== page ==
The Flying Yorkshireman And nine other stories about Sam Small

The Flying Yorkshireman And nine other stories about Sam Small

by Eric Knight

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Overview

This saga of the life and times of Sam Small and his mates was mostly
written when the world was a happier place. Bits of it were published in
big and little magazines in England, the United States, Canada, and
Australia. These bits were written--or rather they made themselves up--at
various times and places; mostly when I was very homesick or feeling low
or hopeless and wanted to cheer myself up.

When a man has little else to rely on, I think he falls back on his blood
and background. And so, curiously enough, nearly all of these stories
were written five and six thousand miles away from my native Yorkshire.
It was mostly being homesick, I think.

I like to feel that these stories are original with me, but to be
truthful they were created by my blood and background. For they are just
the same kind of stories that Yorkshire people have made up to tell for
who knows how many generations.

The Yorkshire people, as you may gather from these tales, are a very
wonderful lot. (So are Texans and Nova Scotians and so on--but I'm
Yorkshire.) Yorkshire people are truly full of fine, strong virtues. Life
is often hard for them, so they cling to those virtues--courage,
patience, truth, sticking it out as best you may--and they pass them on
to their children by example and precept--and by story.

When I was young they told me a lot of stories about Sam Small. He was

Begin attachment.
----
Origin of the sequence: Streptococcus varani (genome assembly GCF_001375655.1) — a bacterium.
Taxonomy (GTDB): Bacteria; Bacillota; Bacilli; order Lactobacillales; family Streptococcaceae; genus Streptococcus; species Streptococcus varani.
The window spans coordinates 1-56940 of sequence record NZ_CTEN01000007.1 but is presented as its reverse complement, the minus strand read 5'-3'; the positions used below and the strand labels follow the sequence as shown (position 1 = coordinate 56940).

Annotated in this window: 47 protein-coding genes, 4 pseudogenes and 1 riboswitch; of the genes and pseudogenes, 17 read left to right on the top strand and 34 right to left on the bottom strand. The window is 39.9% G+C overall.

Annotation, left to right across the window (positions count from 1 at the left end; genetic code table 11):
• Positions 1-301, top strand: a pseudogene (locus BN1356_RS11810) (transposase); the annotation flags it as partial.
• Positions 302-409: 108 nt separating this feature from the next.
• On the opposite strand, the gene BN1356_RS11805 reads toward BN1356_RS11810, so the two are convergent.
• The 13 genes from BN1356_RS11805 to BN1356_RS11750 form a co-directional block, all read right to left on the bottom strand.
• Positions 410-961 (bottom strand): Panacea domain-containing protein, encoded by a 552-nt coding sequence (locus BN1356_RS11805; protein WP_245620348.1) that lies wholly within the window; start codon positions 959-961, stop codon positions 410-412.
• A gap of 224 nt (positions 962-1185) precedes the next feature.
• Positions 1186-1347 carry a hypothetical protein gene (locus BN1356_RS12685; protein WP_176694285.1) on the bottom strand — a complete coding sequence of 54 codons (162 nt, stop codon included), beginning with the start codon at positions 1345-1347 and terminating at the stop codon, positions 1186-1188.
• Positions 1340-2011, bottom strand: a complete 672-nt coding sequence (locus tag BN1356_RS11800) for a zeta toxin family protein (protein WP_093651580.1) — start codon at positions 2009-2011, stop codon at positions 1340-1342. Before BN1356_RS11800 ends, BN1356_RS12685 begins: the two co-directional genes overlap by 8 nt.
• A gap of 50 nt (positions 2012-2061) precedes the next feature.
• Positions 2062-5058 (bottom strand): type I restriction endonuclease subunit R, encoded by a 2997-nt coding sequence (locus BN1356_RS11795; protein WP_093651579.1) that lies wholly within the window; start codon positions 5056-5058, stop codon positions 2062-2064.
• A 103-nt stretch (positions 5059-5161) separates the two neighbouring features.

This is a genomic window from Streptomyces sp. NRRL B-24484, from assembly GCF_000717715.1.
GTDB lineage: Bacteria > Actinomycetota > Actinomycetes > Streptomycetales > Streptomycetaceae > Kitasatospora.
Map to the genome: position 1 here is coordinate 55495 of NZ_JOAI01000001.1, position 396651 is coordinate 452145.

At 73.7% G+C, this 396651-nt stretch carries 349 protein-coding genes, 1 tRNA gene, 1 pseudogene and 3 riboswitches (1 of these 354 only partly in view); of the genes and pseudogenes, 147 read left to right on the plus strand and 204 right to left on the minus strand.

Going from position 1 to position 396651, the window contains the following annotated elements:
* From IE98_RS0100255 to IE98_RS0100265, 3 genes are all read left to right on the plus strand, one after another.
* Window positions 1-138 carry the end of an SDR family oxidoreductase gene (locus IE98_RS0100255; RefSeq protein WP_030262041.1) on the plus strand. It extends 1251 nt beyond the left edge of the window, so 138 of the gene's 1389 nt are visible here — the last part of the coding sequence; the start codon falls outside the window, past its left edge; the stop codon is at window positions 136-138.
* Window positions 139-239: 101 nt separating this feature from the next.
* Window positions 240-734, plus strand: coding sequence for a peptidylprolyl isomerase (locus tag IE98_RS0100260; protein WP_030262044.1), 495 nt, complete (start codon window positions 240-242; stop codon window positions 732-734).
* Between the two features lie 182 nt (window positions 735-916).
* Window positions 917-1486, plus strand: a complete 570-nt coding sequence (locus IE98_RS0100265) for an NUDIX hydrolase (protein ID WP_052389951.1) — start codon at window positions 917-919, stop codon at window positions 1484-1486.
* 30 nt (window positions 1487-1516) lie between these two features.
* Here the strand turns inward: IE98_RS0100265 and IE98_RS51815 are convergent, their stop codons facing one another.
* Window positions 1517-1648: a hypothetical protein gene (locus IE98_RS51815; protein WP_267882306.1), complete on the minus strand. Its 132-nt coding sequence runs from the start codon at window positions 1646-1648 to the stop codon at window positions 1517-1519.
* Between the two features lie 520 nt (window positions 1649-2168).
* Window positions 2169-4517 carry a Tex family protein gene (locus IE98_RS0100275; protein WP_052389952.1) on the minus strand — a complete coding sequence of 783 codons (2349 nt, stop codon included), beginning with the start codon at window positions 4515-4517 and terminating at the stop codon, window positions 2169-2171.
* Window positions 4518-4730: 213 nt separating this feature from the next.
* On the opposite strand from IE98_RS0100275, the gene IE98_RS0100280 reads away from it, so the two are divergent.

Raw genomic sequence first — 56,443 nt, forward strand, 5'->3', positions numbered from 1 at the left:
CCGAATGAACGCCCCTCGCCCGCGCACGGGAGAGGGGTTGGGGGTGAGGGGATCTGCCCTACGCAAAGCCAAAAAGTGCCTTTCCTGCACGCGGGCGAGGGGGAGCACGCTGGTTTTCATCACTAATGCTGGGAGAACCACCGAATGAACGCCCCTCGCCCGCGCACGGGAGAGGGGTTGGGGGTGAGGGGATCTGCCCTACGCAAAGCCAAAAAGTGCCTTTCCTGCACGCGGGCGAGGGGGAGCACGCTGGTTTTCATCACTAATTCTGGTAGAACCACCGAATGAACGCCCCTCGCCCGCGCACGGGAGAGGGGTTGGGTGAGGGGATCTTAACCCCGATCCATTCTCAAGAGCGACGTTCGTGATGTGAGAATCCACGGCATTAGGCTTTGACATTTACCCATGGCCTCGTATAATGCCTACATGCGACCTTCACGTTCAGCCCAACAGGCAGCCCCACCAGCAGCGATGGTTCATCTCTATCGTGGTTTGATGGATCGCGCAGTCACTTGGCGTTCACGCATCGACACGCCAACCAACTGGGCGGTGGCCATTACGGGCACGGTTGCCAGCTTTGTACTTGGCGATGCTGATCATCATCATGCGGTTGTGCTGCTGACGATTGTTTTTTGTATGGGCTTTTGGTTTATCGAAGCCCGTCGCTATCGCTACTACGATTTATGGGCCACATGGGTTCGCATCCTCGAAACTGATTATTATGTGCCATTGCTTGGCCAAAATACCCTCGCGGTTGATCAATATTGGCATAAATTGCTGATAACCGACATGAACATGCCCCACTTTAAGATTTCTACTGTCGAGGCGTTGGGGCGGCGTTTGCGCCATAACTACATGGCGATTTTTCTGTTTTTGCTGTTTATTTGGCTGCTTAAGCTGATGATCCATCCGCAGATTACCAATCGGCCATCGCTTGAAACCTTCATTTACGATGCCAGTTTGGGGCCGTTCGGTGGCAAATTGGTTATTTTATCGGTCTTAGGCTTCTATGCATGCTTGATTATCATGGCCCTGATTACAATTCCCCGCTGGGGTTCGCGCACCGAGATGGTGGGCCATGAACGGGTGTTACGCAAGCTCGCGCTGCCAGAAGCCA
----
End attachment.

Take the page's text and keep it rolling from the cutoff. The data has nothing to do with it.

fabulous--the epitome of all that was Yorkshire. He was a folk tale.

You may notice that Sam's character is quite flexible. Sometimes he is
just an ordinary mortal, limited by human abilities--and then suddenly
sometimes he seems godlike, like a dream come true. Don't let that worry
you. Fiction is just dreaming out loud, that's all. Tangle-wood Tales,
John Henry, Paul Bunyan, Superman, Sam Small--they're all the
subconscious desire of man to be nearer the angels. And Sam could do
anything in my childhood.

One day I had my first bad toothache. (We didn't go to a dentist, I don't
think there was one for miles around. ) My aunt said: "We'll rub it with
a bit o' laudanum, lad--and if tha just bides patient it'll go away."

While I bided, she told me the story about Sam Small training his
frightened pup--trying to make it into a real, fighting Yorkshire kind of
dog. He teased it so much that in desperation it bit his nose one night,
and what is more, it held on. His friend, hearing the row, came in, and
Sam roared for him to pry the dog loose.

"Nay, Sam," said the friend. "Bide it, lad, for it'll be t' makin' o' t'
pup."

You might try this story on yourself as alleviation for your next
toothache. But it's the Yorkshire way, a typical example: biding what
fate brings in undying faith that if you stick it out, there'll be better
times to come.

I suppose it was all that, the ineradicable influences during childhood,
that made up these stories. Wherever I was--under palms and blue-gum
trees in California, or looking down on the Hudson Valley where the
thunderstorms come booming along, or cooped up in some apartment in a
city, or farming in the red hills of Pennsylvania--these stories would
evolve and I'd hang them on Sam Small.

Product Details

BN ID: 2940013757950
Publisher: WDS Publishing
Publication date: 01/12/2012
Sold by: Barnes & Noble
Format: NOOK Book
Sales rank: 1,132,283
File size: 203 KB

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